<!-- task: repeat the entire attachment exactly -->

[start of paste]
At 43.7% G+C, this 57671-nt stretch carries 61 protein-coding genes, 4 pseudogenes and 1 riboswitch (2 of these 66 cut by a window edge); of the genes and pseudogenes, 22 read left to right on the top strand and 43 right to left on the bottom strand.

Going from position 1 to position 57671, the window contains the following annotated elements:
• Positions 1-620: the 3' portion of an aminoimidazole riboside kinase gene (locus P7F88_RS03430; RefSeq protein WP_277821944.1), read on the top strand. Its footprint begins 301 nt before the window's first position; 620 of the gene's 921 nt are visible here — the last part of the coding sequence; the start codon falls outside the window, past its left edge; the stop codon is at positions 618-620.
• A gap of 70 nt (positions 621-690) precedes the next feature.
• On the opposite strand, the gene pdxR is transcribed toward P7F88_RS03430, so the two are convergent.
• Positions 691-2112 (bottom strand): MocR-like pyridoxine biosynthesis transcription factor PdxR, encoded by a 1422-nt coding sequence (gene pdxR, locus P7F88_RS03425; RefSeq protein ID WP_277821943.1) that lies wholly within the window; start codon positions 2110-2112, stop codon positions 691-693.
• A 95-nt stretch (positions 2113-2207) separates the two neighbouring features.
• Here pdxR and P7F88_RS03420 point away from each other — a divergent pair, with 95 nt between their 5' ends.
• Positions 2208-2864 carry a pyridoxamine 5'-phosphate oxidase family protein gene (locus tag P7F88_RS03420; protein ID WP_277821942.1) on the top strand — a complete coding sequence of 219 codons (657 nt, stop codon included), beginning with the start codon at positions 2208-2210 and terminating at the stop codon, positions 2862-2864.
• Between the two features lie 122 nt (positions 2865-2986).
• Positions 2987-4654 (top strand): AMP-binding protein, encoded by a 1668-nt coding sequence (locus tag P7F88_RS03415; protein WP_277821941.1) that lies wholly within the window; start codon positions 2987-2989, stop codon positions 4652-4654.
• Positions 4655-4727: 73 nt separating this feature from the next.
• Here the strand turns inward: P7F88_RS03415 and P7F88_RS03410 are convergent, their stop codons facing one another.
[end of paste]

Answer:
At 43.7% G+C, this 57671-nt stretch carries 61 protein-coding genes, 4 pseudogenes and 1 riboswitch (2 of these 66 cut by a window edge); of the genes and pseudogenes, 22 read left to right on the top strand and 43 right to left on the bottom strand.

Going from position 1 to position 57671, the window contains the following annotated elements:
• Positions 1-620: the 3' portion of an aminoimidazole riboside kinase gene (locus P7F88_RS03430; RefSeq protein WP_277821944.1), read on the top strand. Its footprint begins 301 nt before the window's first position; 620 of the gene's 921 nt are visible here — the last part of the coding sequence; the start codon falls outside the window, past its left edge; the stop codon is at positions 618-620.
• A gap of 70 nt (positions 621-690) precedes the next feature.
• On the opposite strand, the gene pdxR is transcribed toward P7F88_RS03430, so the two are convergent.
• Positions 691-2112 (bottom strand): MocR-like pyridoxine biosynthesis transcription factor PdxR, encoded by a 1422-nt coding sequence (gene pdxR, locus P7F88_RS03425; RefSeq protein ID WP_277821943.1) that lies wholly within the window; start codon positions 2110-2112, stop codon positions 691-693.
• A 95-nt stretch (positions 2113-2207) separates the two neighbouring features.
• Here pdxR and P7F88_RS03420 point away from each other — a divergent pair, with 95 nt between their 5' ends.
• Positions 2208-2864 carry a pyridoxamine 5'-phosphate oxidase family protein gene (locus tag P7F88_RS03420; protein ID WP_277821942.1) on the top strand — a complete coding sequence of 219 codons (657 nt, stop codon included), beginning with the start codon at positions 2208-2210 and terminating at the stop codon, positions 2862-2864.
• Between the two features lie 122 nt (positions 2865-2986).
• Positions 2987-4654 (top strand): AMP-binding protein, encoded by a 1668-nt coding sequence (locus tag P7F88_RS03415; protein WP_277821941.1) that lies wholly within the window; start codon positions 2987-2989, stop codon positions 4652-4654.
• Positions 4655-4727: 73 nt separating this feature from the next.
• Here the strand turns inward: P7F88_RS03415 and P7F88_RS03410 are convergent, their stop codons facing one another.